Cladding ban approved as states grapple with ongoing risks

A nationwide ban on the use of combustible cladding has been agreed by states struggling to deal with the burden of remediation work. 

A meeting of building ministers in Hobart last week agreed to an in-principle ban, with federal industry, science and technology minister Karen Andrews confirming the agreement “subject to proper investigation and some discussions with industry”.

“Victoria and NSW have already moved to ban the use of cladding on new construction over certain heights,” she said.

“The states can now work on how they’re going to further implement changes in their own jurisdictions. Each state or territory can proceed immediately to implement bans in full but I’m going to encourage them to bring industry with them.”

Since London’s Grenfell Tower fire in June 2017, which killing 72 people when fire ripped through external cladding, cities across the world have wrestled with the problem of combustible external panels.

Removing the material from existing buildings, including numerous tourism accommodation properties, continues to be an ongoing headache in Australia as work is hampered by the cost of mitigation, the lack of national timetable and framework for implementation and disputes over who is responsible for its funding and completion. Each state is responsible for developing and implementing its own cladding management plan.

The latest consensus comes after a Melbourne CBD apartment tower covered in flammable cladding caught fire on Monday, sparked by a cigarette on a 22nd-storey balcony.

No one was hurt in the blaze, which quickly spread across five storeys.

The 40-storey Neo200 tower on the corner of Spencer and Little Bourke Street had previously been designated as ‘moderate risk’ due to its external cladding and was one of more than 2000 inspected by the Victorian Building Authority.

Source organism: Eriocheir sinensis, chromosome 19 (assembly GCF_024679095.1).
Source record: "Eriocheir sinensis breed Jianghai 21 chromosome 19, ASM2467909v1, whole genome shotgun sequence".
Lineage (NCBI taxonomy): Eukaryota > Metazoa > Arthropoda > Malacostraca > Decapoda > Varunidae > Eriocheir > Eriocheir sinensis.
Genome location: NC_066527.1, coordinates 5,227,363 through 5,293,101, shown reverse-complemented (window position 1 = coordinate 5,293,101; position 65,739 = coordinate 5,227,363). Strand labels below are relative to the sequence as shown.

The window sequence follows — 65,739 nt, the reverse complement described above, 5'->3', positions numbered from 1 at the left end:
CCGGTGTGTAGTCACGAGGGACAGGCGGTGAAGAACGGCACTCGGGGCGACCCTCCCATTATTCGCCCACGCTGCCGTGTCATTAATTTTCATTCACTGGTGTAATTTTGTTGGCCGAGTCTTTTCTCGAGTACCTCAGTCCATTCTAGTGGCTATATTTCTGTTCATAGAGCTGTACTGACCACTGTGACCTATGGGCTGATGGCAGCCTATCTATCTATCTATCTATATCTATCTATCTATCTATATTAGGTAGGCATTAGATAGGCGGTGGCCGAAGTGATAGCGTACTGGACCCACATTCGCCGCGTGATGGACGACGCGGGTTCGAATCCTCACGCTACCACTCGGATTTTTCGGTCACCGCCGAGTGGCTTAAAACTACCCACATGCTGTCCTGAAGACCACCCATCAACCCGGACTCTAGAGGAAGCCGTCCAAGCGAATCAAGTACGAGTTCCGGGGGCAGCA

Victoria refuses to make public its list of hundreds of buildings deemed at risk, for fear they may be targeted by arsonists.

The state’s planning minister Richard Wynne, who this week came under fire for stalling over the promised appointment of a state building inspector to address cladding issues, led the charge for a federal ban.

“Victoria has pushed for a national response to flammable cladding ever since the 2014 Lacrosse fire but has been met with frustrating resistance from the federal government,” he said prior to the meeting.

“Given the fire risk and the cost to apartment owners to fix cladded buildings, the most commonsense approach is to stop this material from coming in to the country all together – and we need federal government support to make that happen.”

Ms Andrews conceded there was a matter of urgency linked to the remediation of buildings currently fitted with the risky cladding.

“We recognise there is a timeliness issue here and that we need to move forward at a very fast place,” she said. “It is an issue of concern to residents in apartment blocks and of course workers.”

However, no national consensus was reached on how to deal with existing cladding issues. More discussions are scheduled for July.

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